Tree-BOL to Barcode World's 100,000 Trees
The New York Botanical Garden has received funding from the Alfred P. Sloan Foundation to launch “Tree-BOL,” a 'Barcode of Life (BOL) initiative to sample all the species of trees of the world.
The $572,000 grant for a two year project intends to DNA barcode all 100,000 species of trees of the world. A major multi-national effort, Tree-BOL will significantly advance plant DNA barcoding in general.
DNA barcoding uses a short DNA sequence from a standardized position in the genome as the unique molecular identifier for each species.
The New York Botanical Garden will lead the campaign, with Dr. Kenneth M. Cameron as project leader. Tree-BOL will also involve the participation of several dozen researchers and partner institutions from around the world, divided into regional working groups.
Coordination of the parties will be managed by the Botanical Garden through a combination of Web pages, blogs, and workshops, culminating in an international symposium at the Botanical Garden in 2010 on the topic of Plant DNA Barcoding.
James S. Miller, Ph.D., Dean and Vice President for Science at the Botanical Garden, notes, “The New York Botanical Garden will bring together scientists around the world in a concerted effort to advance the field of plant DNA barcoding, and contribute to the goal of the international scientific community to complete DNA barcodes of at least 500,000 unique species in the next few years.
"Furthermore, the project will provide an invaluable scientific resource for research, conservation, and sustainable management of the trees of the world, a global asset essential to life on earth.”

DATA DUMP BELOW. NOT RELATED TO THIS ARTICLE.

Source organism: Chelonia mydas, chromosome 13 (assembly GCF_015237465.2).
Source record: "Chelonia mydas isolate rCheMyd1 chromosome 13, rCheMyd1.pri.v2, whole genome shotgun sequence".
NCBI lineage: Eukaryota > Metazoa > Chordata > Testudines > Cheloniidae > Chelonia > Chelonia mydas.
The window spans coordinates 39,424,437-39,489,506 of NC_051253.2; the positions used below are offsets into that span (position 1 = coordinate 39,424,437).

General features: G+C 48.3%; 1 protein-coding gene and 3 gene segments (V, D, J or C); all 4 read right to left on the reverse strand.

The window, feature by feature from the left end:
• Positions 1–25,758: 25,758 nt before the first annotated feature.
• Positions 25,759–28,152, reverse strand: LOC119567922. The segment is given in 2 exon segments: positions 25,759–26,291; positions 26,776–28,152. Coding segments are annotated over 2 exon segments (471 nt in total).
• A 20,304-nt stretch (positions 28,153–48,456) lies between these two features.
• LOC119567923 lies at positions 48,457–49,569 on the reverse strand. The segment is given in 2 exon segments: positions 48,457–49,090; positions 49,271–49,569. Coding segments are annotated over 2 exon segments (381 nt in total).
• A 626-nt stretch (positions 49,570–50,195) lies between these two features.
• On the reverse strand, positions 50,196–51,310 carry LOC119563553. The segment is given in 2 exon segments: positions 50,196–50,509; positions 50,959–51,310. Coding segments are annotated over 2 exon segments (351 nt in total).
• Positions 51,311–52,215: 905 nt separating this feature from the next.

Why not Moss-BOL?
Trees constitute 25 percent of all plants. They were selected as the focus for this project for their economic value as sources of fuel, fiber, food, flowers, and medicine; as well as for their ecological value as carbon sinks, producers of nearly half of the oxygen necessary for life on Earth, influencers of weather patterns through transpiration and gas exchange, and definers of many of the biomes and habitats on land.
The first Tree-BOL workshop for all interested project participants from around the world is planned to take place early in 2008 and will launch the data-gathering phase of the project. Among the anticipated goals for the first phase of research are barcoding all the trees of Europe, half of the trees of North America, and all threatened or endangered trees protected by the Convention on International Trade in Endangered Species of Wild Fauna and Flora (CITES).
Phases 2 & 3 of the campaign are expected to target tropical species. Regular workshops, spaced approximately once every six months, are planned to share data, assess progress, and refine goals for the next phase.
Tree-BOL is modeled on similar DNA barcoding projects already underway to document all the fish and birds of the world. However, its scale is quite different; while there are perhaps 10,000 different species of birds and up to 30,000 species of fish in the world, it is estimated that there are more than 100,000 species of trees.
More about Barcoding from the 3rd Global Botanic Gardens Congress
Aplin, David, National Botanic Garden of Belgium
The use of barcoding beyond the supermarket